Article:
Facts About Melanoma

Q. What Is Melanoma?
A.
Melanoma, a very serious skin cancer, is characterized by the uncontrolled growth of pigment-producing tanning cells. Melanomas may suddenly appear without warning, but can also develop from or near a mole. They are found on the upper backs of men and women, or on the legs of women, but can occur anywhere on the body. The overall incidence of melanoma is rising at an alarming rate. In 2005, at current rates, one in 34 Americans has a lifetime risk of developing melanoma.

Q. Is Melanoma A Serious Disease?
A.
More than 73% of skin cancer deaths are from melanoma. Advanced melanoma spreads to internal organs and may result in death. One person each hour dies from melanoma. If detected in the early stages, melanoma can usually be treated successfully.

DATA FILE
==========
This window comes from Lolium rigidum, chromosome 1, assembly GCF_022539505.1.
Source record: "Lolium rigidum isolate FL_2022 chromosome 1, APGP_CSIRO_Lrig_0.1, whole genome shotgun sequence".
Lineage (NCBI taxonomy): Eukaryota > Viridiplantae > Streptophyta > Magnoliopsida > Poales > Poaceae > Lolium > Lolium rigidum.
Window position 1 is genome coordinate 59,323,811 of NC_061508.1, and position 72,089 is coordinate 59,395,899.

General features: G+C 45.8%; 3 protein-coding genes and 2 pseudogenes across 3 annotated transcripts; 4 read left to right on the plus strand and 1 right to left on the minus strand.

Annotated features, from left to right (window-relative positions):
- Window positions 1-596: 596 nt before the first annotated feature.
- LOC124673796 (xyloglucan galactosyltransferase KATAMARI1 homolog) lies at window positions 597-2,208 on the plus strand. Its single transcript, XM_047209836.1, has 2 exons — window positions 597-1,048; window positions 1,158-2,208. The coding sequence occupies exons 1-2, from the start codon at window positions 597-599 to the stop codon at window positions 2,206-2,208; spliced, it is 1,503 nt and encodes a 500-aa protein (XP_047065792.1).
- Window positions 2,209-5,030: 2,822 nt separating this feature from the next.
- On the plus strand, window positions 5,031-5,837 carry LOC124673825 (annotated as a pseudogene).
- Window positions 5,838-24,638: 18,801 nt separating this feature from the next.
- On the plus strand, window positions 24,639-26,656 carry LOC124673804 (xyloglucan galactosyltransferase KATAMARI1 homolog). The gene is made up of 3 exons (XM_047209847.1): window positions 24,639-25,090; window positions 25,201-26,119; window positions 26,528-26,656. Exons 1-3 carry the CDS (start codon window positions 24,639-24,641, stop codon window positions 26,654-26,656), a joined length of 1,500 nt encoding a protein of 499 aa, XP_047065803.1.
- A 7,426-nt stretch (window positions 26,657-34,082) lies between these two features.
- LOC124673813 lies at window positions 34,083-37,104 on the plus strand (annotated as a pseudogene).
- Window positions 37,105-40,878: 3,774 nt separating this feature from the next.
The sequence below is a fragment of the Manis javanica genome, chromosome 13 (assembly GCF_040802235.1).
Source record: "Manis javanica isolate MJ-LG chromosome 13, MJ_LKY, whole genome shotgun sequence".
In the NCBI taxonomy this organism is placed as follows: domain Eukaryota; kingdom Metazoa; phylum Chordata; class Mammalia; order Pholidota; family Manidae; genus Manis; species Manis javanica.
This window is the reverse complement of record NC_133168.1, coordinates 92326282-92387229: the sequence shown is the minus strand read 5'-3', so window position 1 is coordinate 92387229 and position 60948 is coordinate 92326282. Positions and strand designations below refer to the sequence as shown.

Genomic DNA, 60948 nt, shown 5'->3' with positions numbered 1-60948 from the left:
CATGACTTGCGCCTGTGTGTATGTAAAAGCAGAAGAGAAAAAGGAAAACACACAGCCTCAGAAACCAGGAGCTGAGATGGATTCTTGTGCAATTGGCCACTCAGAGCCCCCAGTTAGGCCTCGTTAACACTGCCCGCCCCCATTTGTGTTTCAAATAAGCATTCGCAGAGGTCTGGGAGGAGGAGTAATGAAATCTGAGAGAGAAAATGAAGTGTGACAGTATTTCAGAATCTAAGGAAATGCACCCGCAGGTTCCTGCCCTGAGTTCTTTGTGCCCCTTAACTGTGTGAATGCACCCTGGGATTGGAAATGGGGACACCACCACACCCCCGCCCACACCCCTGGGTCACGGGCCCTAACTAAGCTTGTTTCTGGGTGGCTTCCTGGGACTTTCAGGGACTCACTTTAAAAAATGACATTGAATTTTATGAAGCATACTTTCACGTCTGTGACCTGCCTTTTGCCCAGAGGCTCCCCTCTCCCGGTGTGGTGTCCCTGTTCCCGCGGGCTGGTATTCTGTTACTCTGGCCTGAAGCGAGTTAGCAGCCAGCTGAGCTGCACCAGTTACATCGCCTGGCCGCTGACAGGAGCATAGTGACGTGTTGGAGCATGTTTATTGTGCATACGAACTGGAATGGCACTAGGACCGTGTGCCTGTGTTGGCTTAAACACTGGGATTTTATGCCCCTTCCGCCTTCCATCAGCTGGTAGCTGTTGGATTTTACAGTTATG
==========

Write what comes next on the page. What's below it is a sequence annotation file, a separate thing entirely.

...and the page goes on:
Q. How Many People Will Develop Melanoma This Year?
A.
More than 1 million new cases of melanoma will be diagnosed in the United States in 2005. In addition, 7,770 people are expected to die from the disease- 4,910 men, and 2,860 women. Melanoma is the fifth most common cancer in men, and the sixth most common in women.

Q. What Causes Melanoma?
A.
Excessive exposure to the ultraviolet radiation of the sun is the most important preventable cause of melanoma. People in southern regions, where the sunlight is more intense, are more likely to develop melanoma than those in northern regions. Melanoma has also been linked to excessive sun exposure in the first 10 to 18 years of life. Other possible causes include genetic factors and immune system deficiencies.